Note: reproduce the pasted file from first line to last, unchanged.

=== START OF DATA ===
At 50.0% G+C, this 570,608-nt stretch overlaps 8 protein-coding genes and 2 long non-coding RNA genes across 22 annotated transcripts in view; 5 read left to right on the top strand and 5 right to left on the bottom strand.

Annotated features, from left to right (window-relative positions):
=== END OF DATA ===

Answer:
At 50.0% G+C, this 570,608-nt stretch overlaps 8 protein-coding genes and 2 long non-coding RNA genes across 22 annotated transcripts in view; 5 read left to right on the top strand and 5 right to left on the bottom strand.

Annotated features, from left to right (window-relative positions):